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Hide Confirms 'Super City' Nation-Wide Roll Out Is Still On His Agenda

Fuseworks Media
Fuseworks Media
Andrew Williams
Andrew Williams

Local Government Minister Rodney Hide, in a speech delivered yesterday to the Southland Chamber of Commerce, confirmed that he still wants to see the 'super city' model rolled out across the country, North Shore Mayor Andrew Williams said today.

"Rodney Hide told the Southland Chamber of Commerce that "it's too early to say what the implications of the changes in Auckland will be for other local authorities" despite the Prime Minister ruling out the export of the 'super city' model, telling the recent Local Government New Zealand conference in Christchurch that "changes to local government structures must be driven from communities, by communities, for communities, with a genuine desire for change," Mayor Williams said.

"Back in May, Rodney Hide told an Auckland audience that he hoped to see the Auckland 'super city' "replicated around the country", which struck fear into local communities up and down the nation. Now, despite the Prime Minister's wise words of reassurance, he is at it again, raising uncertainty over the future of local governance structures elsewhere."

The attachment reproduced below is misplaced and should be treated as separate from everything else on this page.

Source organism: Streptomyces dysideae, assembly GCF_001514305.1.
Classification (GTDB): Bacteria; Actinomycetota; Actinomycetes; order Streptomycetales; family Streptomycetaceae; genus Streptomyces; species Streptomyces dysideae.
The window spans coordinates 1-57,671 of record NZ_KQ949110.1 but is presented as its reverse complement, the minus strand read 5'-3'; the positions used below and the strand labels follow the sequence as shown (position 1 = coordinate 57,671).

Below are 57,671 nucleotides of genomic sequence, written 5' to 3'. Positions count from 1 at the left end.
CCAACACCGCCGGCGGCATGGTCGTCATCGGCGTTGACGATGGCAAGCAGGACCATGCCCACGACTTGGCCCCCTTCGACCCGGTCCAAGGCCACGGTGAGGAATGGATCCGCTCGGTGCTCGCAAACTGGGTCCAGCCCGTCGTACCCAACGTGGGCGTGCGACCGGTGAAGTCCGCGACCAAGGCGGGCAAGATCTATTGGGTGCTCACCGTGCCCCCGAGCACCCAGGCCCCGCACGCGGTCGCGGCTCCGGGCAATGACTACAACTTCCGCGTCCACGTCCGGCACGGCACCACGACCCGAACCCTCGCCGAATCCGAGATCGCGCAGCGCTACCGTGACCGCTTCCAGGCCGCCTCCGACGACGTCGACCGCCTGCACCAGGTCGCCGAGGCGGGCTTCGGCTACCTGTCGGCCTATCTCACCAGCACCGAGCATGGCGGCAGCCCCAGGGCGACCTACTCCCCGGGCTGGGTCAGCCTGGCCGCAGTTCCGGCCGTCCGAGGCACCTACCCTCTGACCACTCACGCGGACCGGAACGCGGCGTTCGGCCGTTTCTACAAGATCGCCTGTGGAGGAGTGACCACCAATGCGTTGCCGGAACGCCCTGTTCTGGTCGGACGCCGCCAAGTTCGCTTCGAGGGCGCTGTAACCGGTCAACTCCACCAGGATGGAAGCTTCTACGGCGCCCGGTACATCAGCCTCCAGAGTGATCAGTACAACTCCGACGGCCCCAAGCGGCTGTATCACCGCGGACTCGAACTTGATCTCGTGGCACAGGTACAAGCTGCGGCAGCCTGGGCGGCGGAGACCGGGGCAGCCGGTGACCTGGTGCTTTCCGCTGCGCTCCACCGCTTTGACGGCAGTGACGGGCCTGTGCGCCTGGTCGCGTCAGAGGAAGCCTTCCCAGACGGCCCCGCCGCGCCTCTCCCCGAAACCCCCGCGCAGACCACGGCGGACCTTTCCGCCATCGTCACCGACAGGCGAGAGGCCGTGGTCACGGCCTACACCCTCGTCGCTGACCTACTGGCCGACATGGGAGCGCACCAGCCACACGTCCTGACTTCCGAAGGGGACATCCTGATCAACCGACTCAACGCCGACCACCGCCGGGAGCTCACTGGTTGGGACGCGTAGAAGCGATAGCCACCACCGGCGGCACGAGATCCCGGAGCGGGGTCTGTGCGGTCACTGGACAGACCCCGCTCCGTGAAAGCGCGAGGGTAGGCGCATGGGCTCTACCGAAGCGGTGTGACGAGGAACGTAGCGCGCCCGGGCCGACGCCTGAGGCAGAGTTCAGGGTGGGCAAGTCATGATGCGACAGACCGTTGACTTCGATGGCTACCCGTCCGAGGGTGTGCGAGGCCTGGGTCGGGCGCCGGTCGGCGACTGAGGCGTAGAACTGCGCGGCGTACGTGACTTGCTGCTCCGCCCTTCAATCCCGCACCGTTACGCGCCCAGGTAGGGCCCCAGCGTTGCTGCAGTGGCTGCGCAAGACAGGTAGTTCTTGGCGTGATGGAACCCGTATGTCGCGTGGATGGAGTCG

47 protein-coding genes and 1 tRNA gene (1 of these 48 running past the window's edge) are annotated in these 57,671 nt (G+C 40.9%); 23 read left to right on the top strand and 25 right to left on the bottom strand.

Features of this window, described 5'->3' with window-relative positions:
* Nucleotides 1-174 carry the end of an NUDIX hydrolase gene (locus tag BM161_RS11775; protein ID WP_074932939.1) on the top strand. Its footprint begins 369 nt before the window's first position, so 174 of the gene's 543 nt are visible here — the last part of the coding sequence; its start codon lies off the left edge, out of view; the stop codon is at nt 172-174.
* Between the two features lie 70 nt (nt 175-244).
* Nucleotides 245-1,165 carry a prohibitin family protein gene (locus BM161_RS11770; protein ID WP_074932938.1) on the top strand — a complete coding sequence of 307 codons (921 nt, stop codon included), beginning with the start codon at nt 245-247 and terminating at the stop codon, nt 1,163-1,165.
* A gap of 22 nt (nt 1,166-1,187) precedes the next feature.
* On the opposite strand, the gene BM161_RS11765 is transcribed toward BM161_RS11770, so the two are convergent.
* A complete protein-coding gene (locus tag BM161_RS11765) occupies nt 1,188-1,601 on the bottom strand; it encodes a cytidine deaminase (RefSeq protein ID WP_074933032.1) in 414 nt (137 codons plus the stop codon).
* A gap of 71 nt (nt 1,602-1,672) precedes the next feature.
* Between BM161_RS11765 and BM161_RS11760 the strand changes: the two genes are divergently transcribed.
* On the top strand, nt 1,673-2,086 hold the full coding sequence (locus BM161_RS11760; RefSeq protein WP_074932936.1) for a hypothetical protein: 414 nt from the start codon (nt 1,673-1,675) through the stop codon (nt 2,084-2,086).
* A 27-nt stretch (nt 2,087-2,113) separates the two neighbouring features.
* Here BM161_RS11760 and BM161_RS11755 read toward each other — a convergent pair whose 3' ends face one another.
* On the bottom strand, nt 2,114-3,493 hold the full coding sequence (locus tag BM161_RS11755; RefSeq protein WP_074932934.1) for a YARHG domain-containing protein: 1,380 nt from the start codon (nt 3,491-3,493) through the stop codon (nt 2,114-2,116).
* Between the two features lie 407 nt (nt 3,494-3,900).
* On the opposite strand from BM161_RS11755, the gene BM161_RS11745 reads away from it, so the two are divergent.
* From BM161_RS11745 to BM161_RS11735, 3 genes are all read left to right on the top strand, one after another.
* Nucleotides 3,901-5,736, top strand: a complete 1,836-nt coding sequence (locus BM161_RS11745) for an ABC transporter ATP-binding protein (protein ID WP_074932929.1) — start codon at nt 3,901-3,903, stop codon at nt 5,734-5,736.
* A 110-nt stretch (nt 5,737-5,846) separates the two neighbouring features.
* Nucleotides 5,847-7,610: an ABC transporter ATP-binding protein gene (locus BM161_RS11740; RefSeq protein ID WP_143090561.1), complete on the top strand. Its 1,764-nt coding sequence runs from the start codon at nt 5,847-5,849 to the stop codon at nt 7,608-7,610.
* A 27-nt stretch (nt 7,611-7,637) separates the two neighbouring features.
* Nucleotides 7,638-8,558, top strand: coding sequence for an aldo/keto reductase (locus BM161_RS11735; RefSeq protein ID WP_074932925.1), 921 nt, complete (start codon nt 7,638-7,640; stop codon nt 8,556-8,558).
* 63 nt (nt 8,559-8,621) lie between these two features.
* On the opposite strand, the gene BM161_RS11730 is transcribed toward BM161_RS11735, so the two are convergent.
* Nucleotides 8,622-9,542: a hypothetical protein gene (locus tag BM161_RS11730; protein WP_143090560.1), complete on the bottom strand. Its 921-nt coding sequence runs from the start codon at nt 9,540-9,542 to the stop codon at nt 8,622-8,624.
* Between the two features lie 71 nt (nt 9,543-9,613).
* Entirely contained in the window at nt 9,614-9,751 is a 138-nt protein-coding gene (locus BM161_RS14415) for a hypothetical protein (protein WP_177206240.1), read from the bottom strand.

"It is time that Rodney Hide started listening to his Prime Minister and abandoned his long held dream of turning our communities into corporations by imposing his 'super city' model of local governance on the rest of New Zealand. It's time that he made a clear and unambiguous statement that unlike here in Auckland, it will be up to local communities to decide for themselves how their local authorities are configured, elected and run," Mayor Williams said.

Mayor Williams said that the people of Auckland had learned from bitter experience that Rodney Hide's deep mistrust of local democracy and his bullying tactics mean that communities elsewhere need to remain acutely alert to his real agenda and must not take anything he says at face value.

"Kiwis understand that there is something fundamentally wrong with a 'minor 1% party' minister and a small cabal of power brokers tearing greater Auckland's communities apart to satisfy their own egos and ambitions, declaring victory, and then railroading the rest of the country to follow suit," Mayor Williams said.

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